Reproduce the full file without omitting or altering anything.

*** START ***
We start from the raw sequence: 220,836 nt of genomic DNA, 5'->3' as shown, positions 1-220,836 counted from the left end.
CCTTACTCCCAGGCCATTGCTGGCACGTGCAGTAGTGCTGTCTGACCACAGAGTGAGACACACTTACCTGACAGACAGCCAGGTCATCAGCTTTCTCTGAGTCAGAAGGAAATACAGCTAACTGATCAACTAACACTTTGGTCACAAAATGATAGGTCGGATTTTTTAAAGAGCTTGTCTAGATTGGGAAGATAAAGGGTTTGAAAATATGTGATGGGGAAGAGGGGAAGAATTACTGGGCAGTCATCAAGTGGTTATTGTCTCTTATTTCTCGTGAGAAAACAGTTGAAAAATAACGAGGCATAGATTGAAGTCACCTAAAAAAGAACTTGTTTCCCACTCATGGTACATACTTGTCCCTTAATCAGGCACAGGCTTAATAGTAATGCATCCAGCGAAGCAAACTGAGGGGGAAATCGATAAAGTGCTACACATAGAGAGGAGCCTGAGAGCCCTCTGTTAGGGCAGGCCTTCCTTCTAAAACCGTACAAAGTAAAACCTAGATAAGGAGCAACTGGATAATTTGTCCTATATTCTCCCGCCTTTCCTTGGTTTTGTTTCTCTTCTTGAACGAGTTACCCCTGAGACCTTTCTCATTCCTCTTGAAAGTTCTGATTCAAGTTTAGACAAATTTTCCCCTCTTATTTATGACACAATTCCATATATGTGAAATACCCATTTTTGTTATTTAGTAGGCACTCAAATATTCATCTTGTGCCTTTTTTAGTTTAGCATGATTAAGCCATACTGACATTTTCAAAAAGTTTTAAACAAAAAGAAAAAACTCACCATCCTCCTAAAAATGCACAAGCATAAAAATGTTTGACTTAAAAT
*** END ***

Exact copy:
We start from the raw sequence: 220,836 nt of genomic DNA, 5'->3' as shown, positions 1-220,836 counted from the left end.
CCTTACTCCCAGGCCATTGCTGGCACGTGCAGTAGTGCTGTCTGACCACAGAGTGAGACACACTTACCTGACAGACAGCCAGGTCATCAGCTTTCTCTGAGTCAGAAGGAAATACAGCTAACTGATCAACTAACACTTTGGTCACAAAATGATAGGTCGGATTTTTTAAAGAGCTTGTCTAGATTGGGAAGATAAAGGGTTTGAAAATATGTGATGGGGAAGAGGGGAAGAATTACTGGGCAGTCATCAAGTGGTTATTGTCTCTTATTTCTCGTGAGAAAACAGTTGAAAAATAACGAGGCATAGATTGAAGTCACCTAAAAAAGAACTTGTTTCCCACTCATGGTACATACTTGTCCCTTAATCAGGCACAGGCTTAATAGTAATGCATCCAGCGAAGCAAACTGAGGGGGAAATCGATAAAGTGCTACACATAGAGAGGAGCCTGAGAGCCCTCTGTTAGGGCAGGCCTTCCTTCTAAAACCGTACAAAGTAAAACCTAGATAAGGAGCAACTGGATAATTTGTCCTATATTCTCCCGCCTTTCCTTGGTTTTGTTTCTCTTCTTGAACGAGTTACCCCTGAGACCTTTCTCATTCCTCTTGAAAGTTCTGATTCAAGTTTAGACAAATTTTCCCCTCTTATTTATGACACAATTCCATATATGTGAAATACCCATTTTTGTTATTTAGTAGGCACTCAAATATTCATCTTGTGCCTTTTTTAGTTTAGCATGATTAAGCCATACTGACATTTTCAAAAAGTTTTAAACAAAAAGAAAAAACTCACCATCCTCCTAAAAATGCACAAGCATAAAAATGTTTGACTTAAAAT